Wednesday, June 29, 2022

In the last issue of JLBC, we interviewed Rabbi Michael Schudrich in Warsaw about the schechita ban in Poland. This is a complicated issue involving Muslims, Jews, Polish agribusiness and hundreds of millions of dollars a year. At this time, schechita has been stopped while the issue is on appeal to the constitutional tribunal in Poland, on the grounds of freedom of religion. See article on page   in this issue for the latest update. In the meantime, Rabbi Schudrich spoke to Rabbis Adler and Krohn, who have written the following letter to the Jewish community.


Dear Community Members,

Many of you are aware that the Polish Sejm (Parliament) recently turned back an attempt by the Prime Minister to legalize kosher shechita. As a result, shechita by kosher butchers is currently prohibited in Poland.

We are very disturbed by this turn of events. Following the advice of Rabbi Michael Schudrich of Warsaw, we urge you to communicate your concerns to the Polish Ambassador to the United States: Ambassador Ryszard Schnepf, 2640 16th St. NW, Washington, DC 20009, 202-499-1700, or via email to waszyngton.amb.sekretariat_msz.gov.pl

Rabbis Adler and Krohn have sent a letter reproduced below that you can use as a model. We encourage each of you to communicate your concerns so that Polish Jews will again have ready access to kosher shechita. Kol Yisrael Areivim Zeh Bazeh.


Dear Ambassador Schnepf,

It is with great pain that we write to voice our disappointment regarding to the recent decision of the Sejm to  reject a bill that would have allowed our Jewish brethren to continue the practice of ritual slaughter, or Shechita.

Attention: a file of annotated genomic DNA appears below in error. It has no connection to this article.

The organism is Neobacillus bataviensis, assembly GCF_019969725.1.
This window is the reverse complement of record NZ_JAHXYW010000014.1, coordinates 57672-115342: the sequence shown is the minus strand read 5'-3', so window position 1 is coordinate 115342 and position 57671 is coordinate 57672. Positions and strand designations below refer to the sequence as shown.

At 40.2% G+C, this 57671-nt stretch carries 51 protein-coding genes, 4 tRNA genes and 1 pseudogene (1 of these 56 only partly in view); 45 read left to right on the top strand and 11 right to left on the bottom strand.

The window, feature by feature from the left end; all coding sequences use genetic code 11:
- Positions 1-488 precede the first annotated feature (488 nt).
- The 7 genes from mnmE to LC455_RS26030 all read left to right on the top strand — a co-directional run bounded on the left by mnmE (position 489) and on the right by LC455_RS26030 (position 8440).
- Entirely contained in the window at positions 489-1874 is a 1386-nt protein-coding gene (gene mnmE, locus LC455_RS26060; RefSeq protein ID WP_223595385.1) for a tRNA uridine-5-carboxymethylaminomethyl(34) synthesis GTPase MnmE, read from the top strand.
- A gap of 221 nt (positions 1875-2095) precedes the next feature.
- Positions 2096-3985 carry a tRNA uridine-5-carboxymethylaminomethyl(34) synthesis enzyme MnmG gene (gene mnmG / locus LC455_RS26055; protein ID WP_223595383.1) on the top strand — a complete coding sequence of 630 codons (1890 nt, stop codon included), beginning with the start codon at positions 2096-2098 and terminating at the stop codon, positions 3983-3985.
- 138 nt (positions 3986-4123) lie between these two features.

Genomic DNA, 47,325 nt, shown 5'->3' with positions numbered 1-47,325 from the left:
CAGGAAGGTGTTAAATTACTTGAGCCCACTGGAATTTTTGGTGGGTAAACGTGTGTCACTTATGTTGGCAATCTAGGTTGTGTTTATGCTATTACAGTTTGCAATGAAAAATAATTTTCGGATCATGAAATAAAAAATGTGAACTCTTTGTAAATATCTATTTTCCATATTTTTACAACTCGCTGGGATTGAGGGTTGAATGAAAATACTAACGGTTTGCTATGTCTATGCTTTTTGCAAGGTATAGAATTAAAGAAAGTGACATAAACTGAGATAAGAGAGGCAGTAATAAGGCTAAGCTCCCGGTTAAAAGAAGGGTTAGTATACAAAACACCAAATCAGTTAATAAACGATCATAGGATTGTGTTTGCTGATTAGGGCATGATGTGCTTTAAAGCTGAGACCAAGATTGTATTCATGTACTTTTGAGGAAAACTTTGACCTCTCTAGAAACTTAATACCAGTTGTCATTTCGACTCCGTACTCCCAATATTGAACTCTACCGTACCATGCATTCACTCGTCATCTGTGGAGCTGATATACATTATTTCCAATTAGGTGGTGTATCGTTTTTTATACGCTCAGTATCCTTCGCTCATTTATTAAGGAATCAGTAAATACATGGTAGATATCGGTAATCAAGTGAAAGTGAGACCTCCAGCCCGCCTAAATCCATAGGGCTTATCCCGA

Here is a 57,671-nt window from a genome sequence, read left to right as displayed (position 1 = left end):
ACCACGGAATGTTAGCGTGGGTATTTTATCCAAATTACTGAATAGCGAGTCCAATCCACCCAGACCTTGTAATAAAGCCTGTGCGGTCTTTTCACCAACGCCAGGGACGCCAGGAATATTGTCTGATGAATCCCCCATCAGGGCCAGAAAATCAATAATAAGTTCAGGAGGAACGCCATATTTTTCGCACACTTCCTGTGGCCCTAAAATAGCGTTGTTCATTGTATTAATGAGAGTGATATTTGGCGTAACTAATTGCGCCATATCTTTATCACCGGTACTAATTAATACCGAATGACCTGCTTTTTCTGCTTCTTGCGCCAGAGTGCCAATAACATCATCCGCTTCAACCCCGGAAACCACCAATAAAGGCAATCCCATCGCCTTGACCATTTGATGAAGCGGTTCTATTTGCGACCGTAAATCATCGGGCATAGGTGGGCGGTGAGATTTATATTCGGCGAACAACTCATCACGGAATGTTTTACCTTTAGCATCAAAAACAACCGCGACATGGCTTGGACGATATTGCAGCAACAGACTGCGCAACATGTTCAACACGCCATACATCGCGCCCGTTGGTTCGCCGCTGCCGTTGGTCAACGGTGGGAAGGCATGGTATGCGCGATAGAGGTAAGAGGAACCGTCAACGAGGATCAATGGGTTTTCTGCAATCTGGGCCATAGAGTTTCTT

As you are aware, without shechita Jewish law does not allow for a Jew to consume any meat or fowl.  Therefore, in effect, the decision of the Polish parliament to outlaw this practice has put a significant strain on the daily lives of Polish Jews.  However, the reason the writing of this letter is particularly painful is that, of all of the countries in the world,  we would have hoped that the government of Poland would understand the danger of laws that target minority  citizens for persecution. Poland banned ritual slaughter in 1937, prior to World War II. It is chilling to think that 76 years later, the Polish government has not yet been able to overcome those elements who wish to lead the country backward in history.

We kindly request that you do everything in your power to aid those groups within Poland and the European Union who are working diligently to overturn the ban on ritual slaughter. In so doing, you will have chosen to stand among those who not only refuse to forget the past, but who are also determined not to allow history to repeat itself.

Respectfully yours,

Rabbi Yosef Adler                                       Rabbi Beni Krohn

Rabbi                                                        Assistant Rabbi

Congregation Rinat Yisrael, Teaneck




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